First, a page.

As Tobias pointed out in his A.V. Club piece, it's unfortunate that the film is getting so much Oscar/award attention - that attention almost demands it be more than it really aspires to be and so it's sort of set up for failure. I dunno. Maybe I should show it to my kids and they can help me take off my grumpy hat. 'Course, they love Chaplin, too, so maybe they won't be able to remedy things for me either.

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  2. I wouldn't show it to kids. There are so many films they haven't seen: give them the real thing and then years later when they watch this they can knowingly complain about all the things it does wrong.

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  3. Good advice. I'll take it! Some Buster Keaton up next, I think.

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  4. Unfortunately I took it seriously when the movie itself decided to become serious. The first fifteen minutes were pretty great but then Dujardin has to significantly dial down his own true gift, his charm, and become a dour, unlikeable whiny-pants. As you mentioned, his reaction to his circumstances are ridiculous and elicit no sympathy from the audience. I stopped caring about him-or frankly anyone in the picture-by the end of reel one.

    The film doesn't even feel like a silent film and that was the only real point of making the movie, right? There's something about the rhythm that is just off. Plus, what was the point of any of those references to cinema's past? Most were clumsily handled, some were anachronistic (why Citizen Kane?!?), and a couple were egregious (Vertigo). I wouldn't go so far as to call it rape though, more like prostitution (presumably Hazavinicius paid for the right to use the score has he pleased.) It's like getting an escort to up your profile on the red carpet, the Artist associates itself with greatness so it must be great, right? Each reference just made me long to watch the original versions instead of this malarkey. That's the difference between something like this and say, a Tarantino film. Tarantino's references make intuitive sense and ultimately enhance the experience, giving the films that extra jolt of excitement, whereas in the Artist it is simply distracting.

    My biggest bone to pick though is with the title. Who the hell is the Artist? I had a similar experience to you where I thought that Dujardin was going to pour all of his money into making a City Lights-like masterpiece to prove that silent films can still be made in an era of sound and succeed. Then like the film itself, he makes a clumsy, pointless work with absolutely no soul. And then Poppie loves it, either because she is blinded by love or just an idiot. It couldn't be for the film alone.

    If this film was released in the year it clumsily represents it would never have been nominated for an Oscar. The film is peddling nothing but snake oil underneath its artificial veneer.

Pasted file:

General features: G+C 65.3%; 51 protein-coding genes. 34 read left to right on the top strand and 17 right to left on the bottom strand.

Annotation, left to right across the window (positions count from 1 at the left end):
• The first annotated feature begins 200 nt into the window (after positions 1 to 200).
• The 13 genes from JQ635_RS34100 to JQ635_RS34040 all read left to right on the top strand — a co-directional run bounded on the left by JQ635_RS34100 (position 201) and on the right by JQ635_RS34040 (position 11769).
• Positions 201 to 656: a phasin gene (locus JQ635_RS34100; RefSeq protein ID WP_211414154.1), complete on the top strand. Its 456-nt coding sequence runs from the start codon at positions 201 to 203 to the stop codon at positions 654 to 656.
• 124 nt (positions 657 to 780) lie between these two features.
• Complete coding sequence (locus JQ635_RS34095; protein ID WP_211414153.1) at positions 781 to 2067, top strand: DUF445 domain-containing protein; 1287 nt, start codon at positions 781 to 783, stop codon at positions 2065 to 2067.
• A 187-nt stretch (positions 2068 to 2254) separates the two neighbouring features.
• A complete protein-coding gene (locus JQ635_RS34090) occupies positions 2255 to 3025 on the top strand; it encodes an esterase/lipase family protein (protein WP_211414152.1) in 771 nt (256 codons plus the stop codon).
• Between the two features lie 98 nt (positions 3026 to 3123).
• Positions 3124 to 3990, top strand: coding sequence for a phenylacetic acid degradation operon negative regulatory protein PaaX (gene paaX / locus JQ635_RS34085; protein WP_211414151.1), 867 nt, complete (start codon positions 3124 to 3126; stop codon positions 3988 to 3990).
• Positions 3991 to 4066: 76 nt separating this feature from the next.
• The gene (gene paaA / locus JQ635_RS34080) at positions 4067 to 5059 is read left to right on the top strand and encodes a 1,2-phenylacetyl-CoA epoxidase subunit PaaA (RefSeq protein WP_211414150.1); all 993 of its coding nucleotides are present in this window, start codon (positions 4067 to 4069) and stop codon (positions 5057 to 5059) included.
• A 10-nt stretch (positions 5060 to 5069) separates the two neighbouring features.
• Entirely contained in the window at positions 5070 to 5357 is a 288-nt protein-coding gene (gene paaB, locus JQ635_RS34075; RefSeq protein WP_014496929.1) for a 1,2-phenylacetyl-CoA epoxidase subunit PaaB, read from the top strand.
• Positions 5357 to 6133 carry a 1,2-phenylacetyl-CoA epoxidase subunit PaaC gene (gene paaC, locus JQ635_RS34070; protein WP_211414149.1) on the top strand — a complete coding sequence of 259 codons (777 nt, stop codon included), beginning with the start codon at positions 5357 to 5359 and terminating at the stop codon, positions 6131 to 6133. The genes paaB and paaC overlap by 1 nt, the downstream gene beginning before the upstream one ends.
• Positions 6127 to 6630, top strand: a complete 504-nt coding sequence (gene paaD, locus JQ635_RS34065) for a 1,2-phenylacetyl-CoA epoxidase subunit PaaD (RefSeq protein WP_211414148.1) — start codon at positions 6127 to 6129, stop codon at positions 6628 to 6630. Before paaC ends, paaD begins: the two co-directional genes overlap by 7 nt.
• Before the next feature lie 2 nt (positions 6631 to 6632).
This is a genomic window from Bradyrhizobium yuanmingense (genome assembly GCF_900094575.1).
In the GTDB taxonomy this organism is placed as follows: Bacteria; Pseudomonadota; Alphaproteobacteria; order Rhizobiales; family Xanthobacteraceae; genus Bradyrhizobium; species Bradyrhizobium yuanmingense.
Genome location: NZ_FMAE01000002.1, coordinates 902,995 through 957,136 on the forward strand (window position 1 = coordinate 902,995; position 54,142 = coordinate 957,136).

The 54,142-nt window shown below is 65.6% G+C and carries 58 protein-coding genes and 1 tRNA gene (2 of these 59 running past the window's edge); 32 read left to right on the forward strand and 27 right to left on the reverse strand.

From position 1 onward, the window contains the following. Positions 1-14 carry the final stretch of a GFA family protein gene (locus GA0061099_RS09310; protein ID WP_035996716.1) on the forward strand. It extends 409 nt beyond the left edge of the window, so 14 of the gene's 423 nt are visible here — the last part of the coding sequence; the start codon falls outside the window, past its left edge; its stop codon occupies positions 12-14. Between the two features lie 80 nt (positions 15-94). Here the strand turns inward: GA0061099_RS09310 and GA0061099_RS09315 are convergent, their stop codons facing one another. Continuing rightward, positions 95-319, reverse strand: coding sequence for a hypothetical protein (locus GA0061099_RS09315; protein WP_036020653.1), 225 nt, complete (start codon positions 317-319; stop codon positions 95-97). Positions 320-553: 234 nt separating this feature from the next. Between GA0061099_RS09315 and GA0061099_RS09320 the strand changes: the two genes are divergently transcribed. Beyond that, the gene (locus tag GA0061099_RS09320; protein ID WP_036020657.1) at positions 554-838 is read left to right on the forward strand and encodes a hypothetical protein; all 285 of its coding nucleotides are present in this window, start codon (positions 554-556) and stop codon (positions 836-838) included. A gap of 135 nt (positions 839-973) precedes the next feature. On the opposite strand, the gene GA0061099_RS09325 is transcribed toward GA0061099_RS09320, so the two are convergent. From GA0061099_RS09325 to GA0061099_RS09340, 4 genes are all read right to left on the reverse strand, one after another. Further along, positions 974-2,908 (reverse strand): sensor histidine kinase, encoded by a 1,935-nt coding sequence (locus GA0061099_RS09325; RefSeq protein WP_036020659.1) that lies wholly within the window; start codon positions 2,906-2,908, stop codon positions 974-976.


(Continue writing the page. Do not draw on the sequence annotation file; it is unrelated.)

Oh and that version of "Pennies from Heaven" was atrocious.

    Harumph.

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  5. I forgot to mention the Citizen Kane reference. That was just weird. He took the content of the scene, which is mildly interesting, but removed the style, which is what makes it such a great scene. Instead of a single breakfast spanning years and the decline of a marriage, it's just a bunch of edits. What was he thinking?

    I actually really liked the end of Sparkle of Love ("Goodbye Norma, I never loved you>" is a great closing line). But that kind of adventure film didn't become popular until the early 30s. How do you make what is supposedly a "love letter to silent cinema" when none of your cinematic reference points are from the silent film era?

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  6. Just for the record: the reason he did not go onto sound films was influenced by his heavy accent, which was demonstrated in his one spoken line in the film, a very French "of course."

    As for anachronistic references, I'm surprised you didn't pick up on John Goodman's very clear mouthing of "shut the f-- up", which I can only assume is a Big Lebowski shout out.

    I mean, I liked the film quite a bit. The anachronisms didn't bother me (as the film is hardly trying to be a period piece) and I was far more taken by its charm, so it had a positive impact on me. Sure, it's no Chaplin, but that's hardly a fair baseline standard.

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  7. I think the accent thing should have been the reason, but it's never presented as such. The only reasons we're given for his failing to transition are his own stubbornness.

    Besides, Maurice Chevalier was one of the major stars of the transition era. Accents weren't a fatal hinderance, it's just when the voice didn't match the audience's idea of what the actor should sound like. From what we see of his films, his International Man of Mystery character should have been just fine with a French accent.